Sympathy for the Antichrist: How Michael Langdon Won Over Legions of Fans

ahs michael langdon

In the end, Constance extracts herself from this messy situation on her own terms, succumbing to suicide. The following scene where Michael finds her body and tries to rouse her is tough to watch, as he sobs and realizes that even in ghost form, she doesn’t want anything to do with him. I love a good angsty scene as much as the next person, but this one is especially heart-wrenching. How many times did I feel like I got my heart ripped out of my chest by Michael’s tearful breakdowns this season? I lost count. On a related note, I actually love how emotional and sensitive he is throughout his journey. It’s relatable.

And therein lies the central framework of Michael’s entire character arc: making an audience feel sympathy toward a boy who’s born to be the Antichrist. In Apocalypse, the Antichrist is more than just a symbol or an entity; he’s an actual person who has human emotions and needs and wants. And they’re human needs and wants that we can relate to: the desire to be accepted and loved; the plea for love and guidance.

ahs michael langdon

Feeling abandoned and unloved, it’s Michael that finally concludes that he’s a monster. Ben Harmon (Dylan McDermott), in his brief attempt at stepping in as Michael’s father figure, acknowledges Michael’s strong desire to be good. He tries to nurture that light, and for a while it works. Until, of course, Michael is told by Tate (hello, super awkward family reunion) that he’s evil and monstrous, and soon he’s spiraling out of control, out of reach of that light. This results in him giving in to his impulses for violence and murder, lashing out because he’s hurt and angry with a power he doesn’t yet fully understand for all the wrong reasons.

Once everyone else abandons him—including his biological mother Vivien (Connie Britton), who tries to kill him—Michael is left with nothing but the darkness. He embraces it because there’s no one to tell him otherwise. Michael believes and accepts that he’s a monster because it became the mantra of everyone around him. Would he have been able to resist the evil in him if someone had kept vehemently steering him away from it? Maybe, maybe not. We don’t know for sure. What’s fascinating is that Michael begins his arc with more heroic traits than villainous ones, even if he was born with that evil woven into his existence. And because of that, there’s always this lingering possibility that things could’ve turned out much different had he been loved and guided by someone who refused to give up on him.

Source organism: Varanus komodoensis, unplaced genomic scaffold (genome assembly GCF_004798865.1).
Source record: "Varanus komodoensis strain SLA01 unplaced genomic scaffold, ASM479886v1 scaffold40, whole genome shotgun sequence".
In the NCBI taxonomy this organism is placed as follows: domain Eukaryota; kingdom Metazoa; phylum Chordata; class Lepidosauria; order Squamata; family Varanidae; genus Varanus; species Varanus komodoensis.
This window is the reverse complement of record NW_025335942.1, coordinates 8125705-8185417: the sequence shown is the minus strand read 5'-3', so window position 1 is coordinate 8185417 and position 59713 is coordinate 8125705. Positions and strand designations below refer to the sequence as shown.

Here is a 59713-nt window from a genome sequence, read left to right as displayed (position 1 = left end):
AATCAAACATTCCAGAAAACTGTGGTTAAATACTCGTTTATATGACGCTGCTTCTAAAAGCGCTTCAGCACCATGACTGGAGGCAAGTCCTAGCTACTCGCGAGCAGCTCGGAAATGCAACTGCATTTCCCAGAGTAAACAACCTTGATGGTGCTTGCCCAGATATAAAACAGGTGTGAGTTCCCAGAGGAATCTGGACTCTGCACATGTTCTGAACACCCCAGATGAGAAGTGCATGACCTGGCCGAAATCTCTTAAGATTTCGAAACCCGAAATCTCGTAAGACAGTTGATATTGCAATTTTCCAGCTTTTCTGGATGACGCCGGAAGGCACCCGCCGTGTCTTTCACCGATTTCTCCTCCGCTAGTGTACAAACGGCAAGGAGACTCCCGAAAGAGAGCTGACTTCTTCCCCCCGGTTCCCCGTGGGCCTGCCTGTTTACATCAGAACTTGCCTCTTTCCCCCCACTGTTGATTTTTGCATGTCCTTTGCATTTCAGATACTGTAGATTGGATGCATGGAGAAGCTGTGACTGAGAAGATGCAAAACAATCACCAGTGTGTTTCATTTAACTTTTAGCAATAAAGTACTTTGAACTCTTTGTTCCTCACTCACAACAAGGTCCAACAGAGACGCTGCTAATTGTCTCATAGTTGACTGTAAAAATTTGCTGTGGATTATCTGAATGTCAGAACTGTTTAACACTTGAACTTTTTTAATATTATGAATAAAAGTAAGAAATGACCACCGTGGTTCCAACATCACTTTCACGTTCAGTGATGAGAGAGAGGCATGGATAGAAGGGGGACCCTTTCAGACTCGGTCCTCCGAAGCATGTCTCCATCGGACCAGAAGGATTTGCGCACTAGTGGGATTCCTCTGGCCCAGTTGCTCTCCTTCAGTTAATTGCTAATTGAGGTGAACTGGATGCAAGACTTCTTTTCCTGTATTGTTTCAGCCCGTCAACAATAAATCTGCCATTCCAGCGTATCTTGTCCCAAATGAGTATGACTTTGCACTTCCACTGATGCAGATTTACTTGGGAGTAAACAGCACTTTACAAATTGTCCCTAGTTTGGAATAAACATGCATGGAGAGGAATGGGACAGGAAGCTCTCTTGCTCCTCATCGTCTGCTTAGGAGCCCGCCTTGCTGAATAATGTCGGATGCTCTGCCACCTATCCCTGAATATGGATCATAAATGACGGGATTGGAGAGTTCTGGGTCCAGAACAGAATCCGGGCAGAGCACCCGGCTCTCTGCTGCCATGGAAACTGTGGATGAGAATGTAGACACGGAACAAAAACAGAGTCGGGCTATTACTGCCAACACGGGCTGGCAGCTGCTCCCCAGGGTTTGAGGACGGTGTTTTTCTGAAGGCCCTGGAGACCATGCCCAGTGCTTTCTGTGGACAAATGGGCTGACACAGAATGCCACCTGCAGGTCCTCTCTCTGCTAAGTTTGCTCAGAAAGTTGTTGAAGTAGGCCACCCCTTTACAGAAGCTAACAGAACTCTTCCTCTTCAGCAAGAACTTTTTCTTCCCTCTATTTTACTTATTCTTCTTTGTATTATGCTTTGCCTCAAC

After the Black Mass where Michael accepts that he’s Satan’s son (and…eats a heart), he’s then bounced around between people who use him and manipulate him for their own gain. The Satanists—save for Ms. Mead (Kathy Bates), who at least tries to offer a little normalcy and loves him like a son—see him as a symbol. While he continues to show some reluctance about his purpose, they keep forcing it on him with high expectations. And they all want something from him. Worse still, his impulse to overreact to situations with murder continues to go unchecked and is even encouraged.

ahs michael langdon

The warlocks take him in because of his power, making Michael a pawn in their petty war with the witches because they believe he’s the prophesized Alpha. Michael uses them to his advantage, too; he matures and gains confidence in himself and his powers, weaseling his way into their war so that he can topple both sides. At least he gets a fashionable new wardrobe out of the deal. Replete with sharp black suits and stylish capes, he spends a couple of episodes parading around like a dark Disney prince. The whole plan backfires, though. Ms. Mead ends up as one of the casualties, and once again, Michael is left broken and alone.

Cody Fern gave an interview to Out where he describes Michael’s emotional state the best: “Michael, this young boy who was cast from the kingdom of Heaven, who was cast out of the normal rigors of society, out of what people find acceptable, and then is used and abused and abandoned and broken, and what happens when you have no love in your life, where does that energy go?”

The back half of Apocalypse explores the ripple effect of that, with an added level of danger now that Michael has more power at his disposal. His anger and need for vengeance is stronger than Cordelia Goode’s attempt to offer him redemption. You consider for a moment that maybe…maybe, he might just take her hand, sitting there heartbroken and out of options. A part of you wants him to even though you know he doesn’t, because that’s not who he is in the future. He could’ve taken the offer, sure, but it’s asking a lot to make peace with the same people who killed his mother figure. Even though that punishment was entirely justified, from Michael’s perspective—as someone who clings desperately to people who show him basic human decency—that arrangement isn’t going to work.

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